The broken glass brings forth the butler. He's a robot domestic in the French style, with a haughty air and pencil-thin mustache, and not a stuffy old British Jeeves. I'd probably eye him warily even if he wasn't trying to kill me (and regularly succeeding). I have to use my magical star beam to levitate up through his arms as he's sweeping up broken glass, and once I'm in position I have to pump those beams into the weird intake valves that rest underneath his head. I have to do that twice, constantly dodging smaller enemies that bounce towards me, knowing that a single hit means instant death. And after I do that twice, the butler doubles down on his attacks, with swarming missiles plunging an otherwise complicated bout of jumping and levitation into an ersatz bullet hell. I have to scamper to the top of the robot's shoulders at that point, but weird angles make it extremely hard to get in the right position. A dozen times I assail this butler with no luck. It takes a half-dozen more before the game apparently feels sorry for me and lets me beat him.
That's what one can expect from Pid's first boss fight: single hit kills, a boss with multiple forms and no mid-battle autosaves, and level geometry that actively works against the platformer's mechanics. Games should challenge us, but this boss battle is less challenging than frustrating. The lack of a save after a boss changes form isn't inherently wrong, but it's untenable when combined with single-hit kills, especially in 2012 (note: unusually powerful white tank tops can grant up to two more hit points, but they're good for only one use apiece and can't really be stockpiled and thus no player is guaranteed to have any in her inventory at the start of boss battles).
And this frustration isn't a one-off affair: Pid's difficulty spikes to a ridiculous degree during its boss confrontations, turning a game that's otherwise fairly thoughtful and serene into an inordinately stressful endurance test. This makes Pid one of the most annoying games I've played this year. It shows either a lack of respect for the player's time or too much respect in the player's ability. (Or at least too much respect in my ability.)
Of course incredibly tough boss battles are a hallmark of the platformers of the 80s and 90s. And Might and Delight, Pid's designers, have a great track record of difficult, retro-minded side-scrollers, as they worked on GRIN's excellent Bionic Commando Rearmed
remake a few years ago. Pid
is another homage to those bygone days of gaming, one that demands precision as resolutely as any Mega Man game. Despite the lack of mid-boss autosaves, Pid makes one absolutely necessary concession to the present day, in that it regularly autosaves throughout levels and after every loading screen. That doesn't damage the game's nostalgic reverie, and neither would autosaves during boss battles.
The rest of Pid
is pleasant, and yes, that is a backhanded compliment. It's inoffensive and occasionally clever but mostly boring and unmemorable. There are light puzzle elements from the beginning, as I'm limited to only two beams at a time, and have to juggle their placement to move around the levels, angling them to float past spikes or missiles. For the first few hours those beams are generally just a very slow way to drift towards platforms I otherwise can't reach.Pid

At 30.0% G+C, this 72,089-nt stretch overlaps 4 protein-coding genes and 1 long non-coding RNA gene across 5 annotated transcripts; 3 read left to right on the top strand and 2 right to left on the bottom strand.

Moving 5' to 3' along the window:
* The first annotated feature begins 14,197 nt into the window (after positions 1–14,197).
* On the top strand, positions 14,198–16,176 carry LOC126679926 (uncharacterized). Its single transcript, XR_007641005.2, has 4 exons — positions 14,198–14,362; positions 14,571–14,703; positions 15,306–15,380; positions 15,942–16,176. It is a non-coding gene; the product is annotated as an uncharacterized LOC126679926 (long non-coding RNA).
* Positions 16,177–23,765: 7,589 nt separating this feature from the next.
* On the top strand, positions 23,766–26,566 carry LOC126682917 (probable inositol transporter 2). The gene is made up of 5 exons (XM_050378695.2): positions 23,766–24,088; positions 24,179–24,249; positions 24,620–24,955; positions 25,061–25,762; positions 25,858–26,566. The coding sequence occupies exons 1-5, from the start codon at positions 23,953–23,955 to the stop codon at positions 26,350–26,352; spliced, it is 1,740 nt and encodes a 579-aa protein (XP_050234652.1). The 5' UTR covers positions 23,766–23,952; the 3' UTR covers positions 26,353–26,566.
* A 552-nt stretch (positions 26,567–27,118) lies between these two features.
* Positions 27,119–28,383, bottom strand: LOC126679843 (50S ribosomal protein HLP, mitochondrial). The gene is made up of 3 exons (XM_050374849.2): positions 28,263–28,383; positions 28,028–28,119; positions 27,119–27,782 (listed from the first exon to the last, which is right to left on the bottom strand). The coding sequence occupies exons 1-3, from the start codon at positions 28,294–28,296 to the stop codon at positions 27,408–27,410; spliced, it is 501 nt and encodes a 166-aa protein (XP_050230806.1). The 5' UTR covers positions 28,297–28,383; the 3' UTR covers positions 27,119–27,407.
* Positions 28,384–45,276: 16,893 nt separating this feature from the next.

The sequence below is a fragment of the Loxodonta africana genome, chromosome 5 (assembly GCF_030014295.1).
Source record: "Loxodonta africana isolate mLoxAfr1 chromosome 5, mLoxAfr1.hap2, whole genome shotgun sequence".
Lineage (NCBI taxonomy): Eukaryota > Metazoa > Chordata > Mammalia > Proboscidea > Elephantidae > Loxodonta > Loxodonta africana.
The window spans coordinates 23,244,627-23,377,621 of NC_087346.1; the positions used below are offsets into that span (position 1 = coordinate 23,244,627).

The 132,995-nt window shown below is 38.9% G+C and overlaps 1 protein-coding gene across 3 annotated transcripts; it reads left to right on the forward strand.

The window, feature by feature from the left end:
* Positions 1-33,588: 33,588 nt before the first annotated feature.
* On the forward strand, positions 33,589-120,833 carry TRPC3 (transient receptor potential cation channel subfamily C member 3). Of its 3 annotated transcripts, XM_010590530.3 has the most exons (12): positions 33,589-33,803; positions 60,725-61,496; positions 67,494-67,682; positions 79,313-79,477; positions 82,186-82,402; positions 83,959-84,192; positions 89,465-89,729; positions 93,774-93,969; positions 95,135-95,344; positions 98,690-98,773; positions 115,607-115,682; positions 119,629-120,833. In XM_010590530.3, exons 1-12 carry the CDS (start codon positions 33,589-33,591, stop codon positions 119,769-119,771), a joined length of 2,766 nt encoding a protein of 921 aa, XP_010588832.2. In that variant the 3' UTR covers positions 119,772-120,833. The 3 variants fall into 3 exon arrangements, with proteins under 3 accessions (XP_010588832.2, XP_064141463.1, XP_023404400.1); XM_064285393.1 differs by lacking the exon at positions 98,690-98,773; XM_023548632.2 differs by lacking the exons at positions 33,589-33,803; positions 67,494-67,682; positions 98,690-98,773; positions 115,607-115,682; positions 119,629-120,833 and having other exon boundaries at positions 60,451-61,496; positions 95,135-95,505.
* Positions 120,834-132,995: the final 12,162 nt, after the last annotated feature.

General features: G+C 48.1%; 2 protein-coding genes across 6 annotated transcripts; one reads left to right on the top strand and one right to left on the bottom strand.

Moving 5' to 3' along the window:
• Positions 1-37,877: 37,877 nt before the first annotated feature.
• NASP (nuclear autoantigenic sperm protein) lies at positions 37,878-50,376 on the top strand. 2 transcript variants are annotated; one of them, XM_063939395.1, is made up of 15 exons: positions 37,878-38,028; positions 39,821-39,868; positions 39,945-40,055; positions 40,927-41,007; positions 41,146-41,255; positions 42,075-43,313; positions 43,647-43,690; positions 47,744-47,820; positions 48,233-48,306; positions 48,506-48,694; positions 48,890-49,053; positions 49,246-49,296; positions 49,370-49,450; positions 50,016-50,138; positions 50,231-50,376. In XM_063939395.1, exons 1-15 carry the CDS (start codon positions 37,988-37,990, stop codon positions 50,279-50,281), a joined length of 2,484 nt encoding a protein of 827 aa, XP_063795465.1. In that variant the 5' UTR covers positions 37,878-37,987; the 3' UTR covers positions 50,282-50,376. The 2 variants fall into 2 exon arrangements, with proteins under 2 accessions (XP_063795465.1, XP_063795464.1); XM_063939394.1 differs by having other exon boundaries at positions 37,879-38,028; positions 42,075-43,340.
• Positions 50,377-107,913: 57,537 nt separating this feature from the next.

comes to life when it expands on its straight-forward platforming with a smattering of puzzles. Eventually I sleuth through a series of challenges that require clever combinations of the game's various abilities and mechanics. I have to use beams to move platforms to block lasers or lift enemies up to pressure-sensitive plates on the ceiling that unlock gates. Elsewhere I pull levers that open doors for a brief spell and then use the beams to distract instant death security cameras and sneak past other robots. These puzzles often appear in small, closed environments, which makes them recall the great challenge rooms from Bionic Commando Rearmed
. This rhythm only kicks in after a few hours of play, though, and a second boss fight as laborious as the first. Pid
asks a lot from us while giving back relatively little.Pid
makes a few crucial mistakes that similar recent games avoided. Super Meat Boy
is more brutally difficult than Pid
, but Team Meat's modern classic is broken down into chunks of play so bite-sized that no challenge overstays its welcome. Spelunky
is more unforgiving, with no saves of any kind, but it's structured in a way that neuters repetition from a level design perspective and refines it into the most basic and sublime of player goals. The only goal in Pid
is to make it to the end of the story, and for even the best of players that will probably require replaying some sections to the point of exasperation. Also that story mostly lacks character. We learn little about our hero, the weird world he's found himself in and the ineffectual robots that populate it until it's too late to make an impact.
That butler is what I most clearly remember about Pid
. In time (maybe just in a matter of weeks) it's probably all I'll remember about Pid
. I'll see him flying around, crushing my spirit time and again, and cleaning up those broken pieces of glass. Too bad he can't pick up the pieces of this once promising game.
This review is based on an XBLA download of the of Pid, provided by D3Publisher. Pid is also available on PSN and PC.
Despite his best efforts, Garrett Martin does not own a robot butler. He edits Paste Magazine's videogame section and reviews games for the Boston Herald and other outlets. You can hear his blather at Twitter (@GRMartin) or at a variety of Atlanta-area bars.
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